Listed in: Sexuality, Women's and Gender Studies, as SWAG-410
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Sahar Sadjadi (Section 01)
This seminar explores the AIDS and Ebola epidemics in the U.S. and globally, and the role of socio-economic, political and biological factors in the shaping of the epidemics. The course encourages students to think about AIDS, Ebola and other diseases politically, while remaining attentive to their bodily and health effects. We will engage with AIDS and Ebola on various scales, from the virus and immune cells to the transnational pharmaceutical industry, and from physical human contact to the political economies of health care. We will examine the racialization of the epidemics and study the processes by which some groups of people become more vulnerable to the epidemics than others. We will also explore the gender dimension of these epidemics, particularly the AIDS epidemic, from intimate sexual relations and power dynamics involved in negotiations over condom use, to global processes such as the feminization of poverty, the neoliberal economic restructuring of health systems, and the politics of scientific and medical research on AIDS. In addition, we will examine the role of social movements in responding to these epidemics.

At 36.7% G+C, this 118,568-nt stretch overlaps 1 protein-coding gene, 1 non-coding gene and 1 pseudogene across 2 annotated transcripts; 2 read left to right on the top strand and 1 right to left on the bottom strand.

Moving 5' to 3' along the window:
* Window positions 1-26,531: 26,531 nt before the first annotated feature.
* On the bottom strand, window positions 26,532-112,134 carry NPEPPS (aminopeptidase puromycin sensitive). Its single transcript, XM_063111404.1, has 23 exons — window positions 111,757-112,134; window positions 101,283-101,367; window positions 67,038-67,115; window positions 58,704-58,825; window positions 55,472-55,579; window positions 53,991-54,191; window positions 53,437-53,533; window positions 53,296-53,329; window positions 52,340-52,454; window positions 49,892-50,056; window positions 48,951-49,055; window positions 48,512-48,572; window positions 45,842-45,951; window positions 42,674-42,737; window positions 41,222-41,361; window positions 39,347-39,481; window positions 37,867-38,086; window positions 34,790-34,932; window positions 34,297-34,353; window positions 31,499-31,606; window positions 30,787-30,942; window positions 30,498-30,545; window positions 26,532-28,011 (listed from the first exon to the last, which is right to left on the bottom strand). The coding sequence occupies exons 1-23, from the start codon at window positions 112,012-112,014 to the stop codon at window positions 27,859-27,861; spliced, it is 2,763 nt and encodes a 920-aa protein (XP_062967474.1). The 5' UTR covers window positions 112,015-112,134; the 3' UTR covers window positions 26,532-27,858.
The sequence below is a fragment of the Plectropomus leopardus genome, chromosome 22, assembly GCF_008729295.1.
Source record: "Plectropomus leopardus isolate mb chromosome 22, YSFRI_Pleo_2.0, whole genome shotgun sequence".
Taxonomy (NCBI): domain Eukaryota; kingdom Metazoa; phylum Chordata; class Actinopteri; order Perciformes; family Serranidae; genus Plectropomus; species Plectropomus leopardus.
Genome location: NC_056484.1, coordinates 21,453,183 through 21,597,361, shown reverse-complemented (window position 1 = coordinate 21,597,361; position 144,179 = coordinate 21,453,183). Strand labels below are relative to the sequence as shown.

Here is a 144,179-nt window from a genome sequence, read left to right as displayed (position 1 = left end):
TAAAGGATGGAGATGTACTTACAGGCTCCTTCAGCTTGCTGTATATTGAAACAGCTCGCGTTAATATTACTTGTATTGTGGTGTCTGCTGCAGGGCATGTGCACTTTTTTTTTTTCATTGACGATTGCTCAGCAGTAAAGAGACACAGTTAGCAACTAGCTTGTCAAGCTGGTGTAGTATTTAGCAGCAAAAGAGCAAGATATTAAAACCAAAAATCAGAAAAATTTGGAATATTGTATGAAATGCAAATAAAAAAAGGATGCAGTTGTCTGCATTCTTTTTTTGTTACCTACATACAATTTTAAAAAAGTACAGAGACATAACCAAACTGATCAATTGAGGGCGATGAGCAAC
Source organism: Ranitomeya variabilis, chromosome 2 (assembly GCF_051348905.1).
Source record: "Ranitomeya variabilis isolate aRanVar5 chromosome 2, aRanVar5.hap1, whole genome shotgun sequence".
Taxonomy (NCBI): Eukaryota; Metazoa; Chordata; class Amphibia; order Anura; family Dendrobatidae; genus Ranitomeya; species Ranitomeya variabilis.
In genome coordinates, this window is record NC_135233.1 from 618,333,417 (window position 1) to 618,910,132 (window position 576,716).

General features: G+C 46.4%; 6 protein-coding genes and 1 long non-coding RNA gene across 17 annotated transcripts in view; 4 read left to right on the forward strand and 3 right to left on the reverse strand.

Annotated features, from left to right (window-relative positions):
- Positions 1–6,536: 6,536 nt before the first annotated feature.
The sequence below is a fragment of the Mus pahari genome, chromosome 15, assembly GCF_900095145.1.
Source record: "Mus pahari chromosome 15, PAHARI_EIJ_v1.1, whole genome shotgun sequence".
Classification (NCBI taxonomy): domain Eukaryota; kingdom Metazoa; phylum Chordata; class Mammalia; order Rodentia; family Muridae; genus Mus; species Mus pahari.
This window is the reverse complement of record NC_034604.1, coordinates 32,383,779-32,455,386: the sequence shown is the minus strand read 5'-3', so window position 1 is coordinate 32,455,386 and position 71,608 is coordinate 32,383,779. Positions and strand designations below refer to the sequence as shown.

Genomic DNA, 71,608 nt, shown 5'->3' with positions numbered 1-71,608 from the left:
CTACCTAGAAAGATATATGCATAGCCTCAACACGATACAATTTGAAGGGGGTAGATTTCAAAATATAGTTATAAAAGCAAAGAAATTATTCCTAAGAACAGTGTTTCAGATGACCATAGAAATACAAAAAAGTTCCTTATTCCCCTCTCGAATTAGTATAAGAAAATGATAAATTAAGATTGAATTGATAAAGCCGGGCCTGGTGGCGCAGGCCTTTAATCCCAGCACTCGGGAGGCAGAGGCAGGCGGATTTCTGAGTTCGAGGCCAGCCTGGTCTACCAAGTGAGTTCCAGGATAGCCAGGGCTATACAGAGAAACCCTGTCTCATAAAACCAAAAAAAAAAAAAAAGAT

Limited to 15 students. Fall semester. Professor Sadjadi.
If Overenrolled: Priority given to WAGS majors
Cost: 100 ?